Figure 1. An entry in the new Nebula Research Library.
Detailed Genetic Information
Below the polygenic score, you can find a table with genetic variants. The first two columns of the table contain the variant IDs and the alleles – versions of a variant – that have been found to be associated with a trait or disease, which is ADHD in the example in Figure 1 (C).
Next, come three columns that list allele effect sizes, frequencies and statistical significance of the associations (D). The effect sizes are the contributions of different alleles to the polygenic score. Some alleles have positive effect sizes and increase the score (highlighted in green) while other alleles have negative effect sizes and decrease the score (highlighted in blue). Alleles not present in your genome do not affect your polygenic score (not highlighted). The next column contains allele frequencies which tell you the percentage of people in the population that carry each of the listed alleles. We also show statistical significance for each of the associations discovered in a study. These numbers are called p-values. The smaller the p-value, the more certain it is that the discovered association between a trait and a genetic variant is real.
The last column shows your genotype – the two alleles you have inherited from your parents – and an estimated accuracy of our prediction (E). Note that we account for this uncertainty when calculating your polygenic scores. If the accuracy is low, then the contribution to the polygenic score is reduced.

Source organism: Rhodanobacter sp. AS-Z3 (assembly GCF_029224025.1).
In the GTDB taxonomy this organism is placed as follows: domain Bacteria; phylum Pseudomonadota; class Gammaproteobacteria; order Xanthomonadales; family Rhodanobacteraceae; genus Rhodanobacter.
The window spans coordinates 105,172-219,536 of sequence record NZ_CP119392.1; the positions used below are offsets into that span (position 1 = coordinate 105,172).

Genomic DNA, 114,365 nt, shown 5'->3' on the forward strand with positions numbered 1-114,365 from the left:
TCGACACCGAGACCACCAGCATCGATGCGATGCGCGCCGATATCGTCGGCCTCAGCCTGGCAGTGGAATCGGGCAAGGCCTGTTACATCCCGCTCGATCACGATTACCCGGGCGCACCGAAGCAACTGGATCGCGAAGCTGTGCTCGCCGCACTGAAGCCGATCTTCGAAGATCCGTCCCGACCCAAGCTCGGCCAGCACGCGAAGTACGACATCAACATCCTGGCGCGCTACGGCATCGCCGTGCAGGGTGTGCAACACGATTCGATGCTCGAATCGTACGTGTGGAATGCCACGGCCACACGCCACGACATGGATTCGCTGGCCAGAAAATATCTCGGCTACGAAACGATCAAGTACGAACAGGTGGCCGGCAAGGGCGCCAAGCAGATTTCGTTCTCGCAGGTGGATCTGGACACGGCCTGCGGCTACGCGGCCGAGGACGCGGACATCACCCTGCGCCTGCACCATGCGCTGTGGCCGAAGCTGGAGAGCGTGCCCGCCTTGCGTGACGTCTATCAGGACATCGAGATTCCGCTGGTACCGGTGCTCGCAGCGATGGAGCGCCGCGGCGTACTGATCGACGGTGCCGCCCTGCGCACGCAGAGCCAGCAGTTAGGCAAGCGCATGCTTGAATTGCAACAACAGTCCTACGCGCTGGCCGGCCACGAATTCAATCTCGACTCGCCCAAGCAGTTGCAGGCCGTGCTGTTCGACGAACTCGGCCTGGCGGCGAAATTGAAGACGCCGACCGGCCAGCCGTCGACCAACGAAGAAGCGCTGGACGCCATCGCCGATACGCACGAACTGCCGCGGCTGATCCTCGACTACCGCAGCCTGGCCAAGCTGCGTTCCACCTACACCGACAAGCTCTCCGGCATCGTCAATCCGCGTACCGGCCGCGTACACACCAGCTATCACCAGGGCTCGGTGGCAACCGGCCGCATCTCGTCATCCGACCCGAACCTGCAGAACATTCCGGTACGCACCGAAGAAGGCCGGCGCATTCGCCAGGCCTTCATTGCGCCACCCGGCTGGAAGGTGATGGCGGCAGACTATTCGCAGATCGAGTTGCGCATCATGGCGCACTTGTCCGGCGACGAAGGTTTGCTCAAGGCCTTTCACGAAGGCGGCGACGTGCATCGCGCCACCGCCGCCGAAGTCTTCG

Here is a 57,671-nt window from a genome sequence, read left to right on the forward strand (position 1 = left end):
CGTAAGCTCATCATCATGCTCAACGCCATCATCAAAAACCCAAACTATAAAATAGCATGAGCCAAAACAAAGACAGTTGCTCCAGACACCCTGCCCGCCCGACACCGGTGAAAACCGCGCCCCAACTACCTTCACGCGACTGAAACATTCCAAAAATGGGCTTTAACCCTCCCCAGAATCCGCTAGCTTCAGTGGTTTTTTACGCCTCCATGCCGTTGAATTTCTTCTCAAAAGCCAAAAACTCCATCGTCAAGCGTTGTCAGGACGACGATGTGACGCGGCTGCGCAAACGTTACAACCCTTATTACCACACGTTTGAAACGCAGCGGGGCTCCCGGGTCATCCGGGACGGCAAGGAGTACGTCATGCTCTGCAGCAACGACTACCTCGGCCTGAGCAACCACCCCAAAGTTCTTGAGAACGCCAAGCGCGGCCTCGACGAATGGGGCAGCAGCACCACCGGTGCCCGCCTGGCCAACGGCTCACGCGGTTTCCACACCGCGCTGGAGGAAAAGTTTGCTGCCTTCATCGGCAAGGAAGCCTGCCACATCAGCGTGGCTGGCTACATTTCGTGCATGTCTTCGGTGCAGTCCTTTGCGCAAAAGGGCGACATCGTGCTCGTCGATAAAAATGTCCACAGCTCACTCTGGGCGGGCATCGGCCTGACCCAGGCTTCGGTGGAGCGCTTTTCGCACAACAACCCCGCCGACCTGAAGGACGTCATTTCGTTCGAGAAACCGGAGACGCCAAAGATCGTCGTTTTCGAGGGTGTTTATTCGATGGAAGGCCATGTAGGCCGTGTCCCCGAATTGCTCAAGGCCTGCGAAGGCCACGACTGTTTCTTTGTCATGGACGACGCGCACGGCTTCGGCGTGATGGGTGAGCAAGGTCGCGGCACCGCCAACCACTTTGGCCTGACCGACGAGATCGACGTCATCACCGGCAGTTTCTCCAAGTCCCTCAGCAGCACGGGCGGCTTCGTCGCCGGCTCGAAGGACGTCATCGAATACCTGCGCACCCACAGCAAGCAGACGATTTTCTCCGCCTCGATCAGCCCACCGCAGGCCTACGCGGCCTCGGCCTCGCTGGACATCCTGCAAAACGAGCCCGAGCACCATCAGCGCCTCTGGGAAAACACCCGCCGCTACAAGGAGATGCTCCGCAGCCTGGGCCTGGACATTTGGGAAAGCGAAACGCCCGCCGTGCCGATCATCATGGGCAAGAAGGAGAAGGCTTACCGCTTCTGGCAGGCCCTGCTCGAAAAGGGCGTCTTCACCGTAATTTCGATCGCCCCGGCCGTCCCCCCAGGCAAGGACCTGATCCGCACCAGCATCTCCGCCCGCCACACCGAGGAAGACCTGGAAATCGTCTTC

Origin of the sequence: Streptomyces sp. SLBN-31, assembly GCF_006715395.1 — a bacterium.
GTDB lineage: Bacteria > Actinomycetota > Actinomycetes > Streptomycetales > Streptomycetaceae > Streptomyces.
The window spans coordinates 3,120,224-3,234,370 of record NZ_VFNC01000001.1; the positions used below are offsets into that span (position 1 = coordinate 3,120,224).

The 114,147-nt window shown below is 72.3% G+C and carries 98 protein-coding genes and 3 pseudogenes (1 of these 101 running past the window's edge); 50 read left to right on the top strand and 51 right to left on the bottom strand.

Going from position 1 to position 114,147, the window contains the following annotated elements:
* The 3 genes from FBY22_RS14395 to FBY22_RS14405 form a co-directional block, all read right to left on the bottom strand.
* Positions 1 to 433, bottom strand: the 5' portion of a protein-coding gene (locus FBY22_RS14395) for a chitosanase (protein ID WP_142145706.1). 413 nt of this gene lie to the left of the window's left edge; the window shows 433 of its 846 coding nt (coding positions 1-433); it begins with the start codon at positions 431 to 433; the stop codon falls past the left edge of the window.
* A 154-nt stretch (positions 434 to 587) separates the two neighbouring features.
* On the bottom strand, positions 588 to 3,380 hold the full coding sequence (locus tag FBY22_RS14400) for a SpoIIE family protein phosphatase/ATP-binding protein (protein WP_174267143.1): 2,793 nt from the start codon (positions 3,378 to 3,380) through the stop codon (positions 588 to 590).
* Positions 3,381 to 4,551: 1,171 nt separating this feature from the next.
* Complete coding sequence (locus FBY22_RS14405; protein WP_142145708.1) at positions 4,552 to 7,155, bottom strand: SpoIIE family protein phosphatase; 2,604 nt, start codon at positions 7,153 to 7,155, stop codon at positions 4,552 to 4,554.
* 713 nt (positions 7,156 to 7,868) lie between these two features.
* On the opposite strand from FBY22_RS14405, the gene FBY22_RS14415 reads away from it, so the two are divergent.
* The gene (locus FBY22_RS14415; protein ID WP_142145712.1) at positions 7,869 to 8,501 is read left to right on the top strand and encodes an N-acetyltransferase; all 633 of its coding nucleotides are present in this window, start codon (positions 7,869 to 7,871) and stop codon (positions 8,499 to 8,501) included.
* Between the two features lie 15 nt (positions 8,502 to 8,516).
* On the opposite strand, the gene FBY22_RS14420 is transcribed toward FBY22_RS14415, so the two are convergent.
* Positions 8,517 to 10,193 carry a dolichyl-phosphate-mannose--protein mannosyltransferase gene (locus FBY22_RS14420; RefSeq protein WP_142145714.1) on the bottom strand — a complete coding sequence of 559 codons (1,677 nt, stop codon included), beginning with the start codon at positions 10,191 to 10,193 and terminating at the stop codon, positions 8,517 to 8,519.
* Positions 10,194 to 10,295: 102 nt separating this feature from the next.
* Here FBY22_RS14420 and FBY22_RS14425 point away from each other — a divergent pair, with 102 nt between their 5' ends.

Proceed with Caution
We would like to emphasize that the scores that we calculate should not be considered genetic risk scores and not used for predicting the risk of developing diseases. There are several limitations.
First, polygenic scores describe only genetic predispositions. The influences of environmental factors such as lifestyle are not considered. Second, the genetic heritability of most traits and diseases remains poorly understood. The studies in the Nebula Library list only the most significant associations, which are only a small fraction of all existing links between genetics and traits. The identified variants are also not necessarily the causal variants. Third, most studies examined genetic data from individuals of European ancestry. Whether the same associations exist in other populations and can be used for risk prediction often remains an open question. Large population genomics projects like the UK Biobank are underway to answer this question.
For these reasons, the Nebula Research Library is not intended for medical or diagnostic use. Genes are not necessarily destiny. If you have a particular variant associated with a disease in your genome, it does not mean you will develop that disease. The same goes for polygenic scores. A high polygenic score/percentile for a particular disease does not necessarily mean a significantly increased disease risk. As always, if you have any questions about your health, please seek the advice and input of a healthcare provider.
Join Us Today
Personal genome sequencing has become affordable to almost everyone. You can now enter the age of personal genomics and learn about how the latest discoveries relate to your DNA. Order our whole-genome sequencing or get started for free by uploading your 23andMe/AncestryDNA data!